The Australian Army adopted the FN FAL in the late 1950s and production at Lithgow had started by 1959. It was made to the British ‘Imperial’ pattern and was known as a ‘Self Loading Rifle’ or ‘SLR’. Like any weapons system, the SLR needed accessories and these were produced locally in Australia. The sling chosen was broadly similar to that used by the British Army but of a slightly brighter shade of green nylon, measuring 58 inches long:
At both ends of the sling are a pair of brass tips with hooks:
These have a very greenish tinge, possibly from some treatment to prevent corrosion, and this makes an interesting contrast to the blackened fittings on a British made example:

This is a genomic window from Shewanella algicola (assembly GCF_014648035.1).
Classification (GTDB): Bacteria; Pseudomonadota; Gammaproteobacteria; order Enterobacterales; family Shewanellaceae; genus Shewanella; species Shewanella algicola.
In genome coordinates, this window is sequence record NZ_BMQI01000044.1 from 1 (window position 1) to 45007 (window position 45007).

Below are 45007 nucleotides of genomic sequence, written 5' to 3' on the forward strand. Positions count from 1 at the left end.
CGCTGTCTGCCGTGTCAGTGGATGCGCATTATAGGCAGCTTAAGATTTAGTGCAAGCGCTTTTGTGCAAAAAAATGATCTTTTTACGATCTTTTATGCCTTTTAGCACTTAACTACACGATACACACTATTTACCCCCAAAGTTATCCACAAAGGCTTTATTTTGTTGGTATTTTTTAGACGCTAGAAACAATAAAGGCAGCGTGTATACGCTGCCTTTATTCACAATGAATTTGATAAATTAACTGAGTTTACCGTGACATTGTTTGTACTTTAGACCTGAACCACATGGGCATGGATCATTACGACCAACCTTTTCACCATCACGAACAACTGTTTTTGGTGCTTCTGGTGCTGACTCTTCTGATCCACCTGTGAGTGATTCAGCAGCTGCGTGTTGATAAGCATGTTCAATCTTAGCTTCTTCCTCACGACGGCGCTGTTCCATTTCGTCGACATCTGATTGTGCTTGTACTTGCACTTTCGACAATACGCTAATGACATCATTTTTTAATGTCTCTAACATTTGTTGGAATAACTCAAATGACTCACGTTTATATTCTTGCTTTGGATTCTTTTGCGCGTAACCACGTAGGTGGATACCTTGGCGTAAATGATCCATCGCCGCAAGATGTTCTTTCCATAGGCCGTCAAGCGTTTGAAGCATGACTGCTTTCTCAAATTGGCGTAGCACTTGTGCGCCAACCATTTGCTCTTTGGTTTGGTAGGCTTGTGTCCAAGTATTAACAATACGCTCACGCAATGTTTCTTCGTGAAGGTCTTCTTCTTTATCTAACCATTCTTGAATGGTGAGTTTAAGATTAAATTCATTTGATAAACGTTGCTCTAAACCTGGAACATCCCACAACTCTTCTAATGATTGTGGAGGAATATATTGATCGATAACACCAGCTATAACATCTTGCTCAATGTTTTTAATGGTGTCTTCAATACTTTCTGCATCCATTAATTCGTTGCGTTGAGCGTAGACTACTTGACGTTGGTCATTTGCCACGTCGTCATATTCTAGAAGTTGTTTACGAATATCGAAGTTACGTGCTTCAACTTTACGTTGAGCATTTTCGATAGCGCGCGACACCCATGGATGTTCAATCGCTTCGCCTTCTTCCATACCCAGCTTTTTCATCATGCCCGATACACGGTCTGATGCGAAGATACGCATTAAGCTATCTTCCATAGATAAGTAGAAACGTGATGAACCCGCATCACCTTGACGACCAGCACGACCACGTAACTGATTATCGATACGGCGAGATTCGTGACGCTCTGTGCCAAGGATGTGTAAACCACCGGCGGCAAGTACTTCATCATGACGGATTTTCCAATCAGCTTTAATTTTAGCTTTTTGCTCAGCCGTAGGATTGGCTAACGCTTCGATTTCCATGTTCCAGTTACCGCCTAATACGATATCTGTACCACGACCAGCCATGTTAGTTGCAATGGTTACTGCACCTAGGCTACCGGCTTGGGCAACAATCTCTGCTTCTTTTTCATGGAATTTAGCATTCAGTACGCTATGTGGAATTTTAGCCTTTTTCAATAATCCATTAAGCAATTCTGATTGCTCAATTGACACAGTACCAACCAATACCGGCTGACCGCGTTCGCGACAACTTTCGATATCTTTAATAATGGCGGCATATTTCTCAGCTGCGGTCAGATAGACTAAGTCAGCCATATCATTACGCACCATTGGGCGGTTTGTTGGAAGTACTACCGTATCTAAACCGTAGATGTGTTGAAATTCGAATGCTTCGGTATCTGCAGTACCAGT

In use, the sling is passed through the rifle’s sling loops, doubled back on itself and secured to itself with the brass hooks and can be pulled taught for parade use, or left loose to allow the rifle to be worn on the shoulder:
The rifle can be seen being carried over the shoulder, on its sling, by this Australian soldier taking part in Operation Crimp in Vietnam:
Although most slings were produced in green for field use, the sling was also produced in white for parade use and examples can be found that have been blackened. Each SLR came with an oil bottle, pull through and sling as standard. With my SLR being Australian in origin, it is nice to have an Australian made sling to go with it and with the Australian made cleaning kit I already had it makes for a nice set.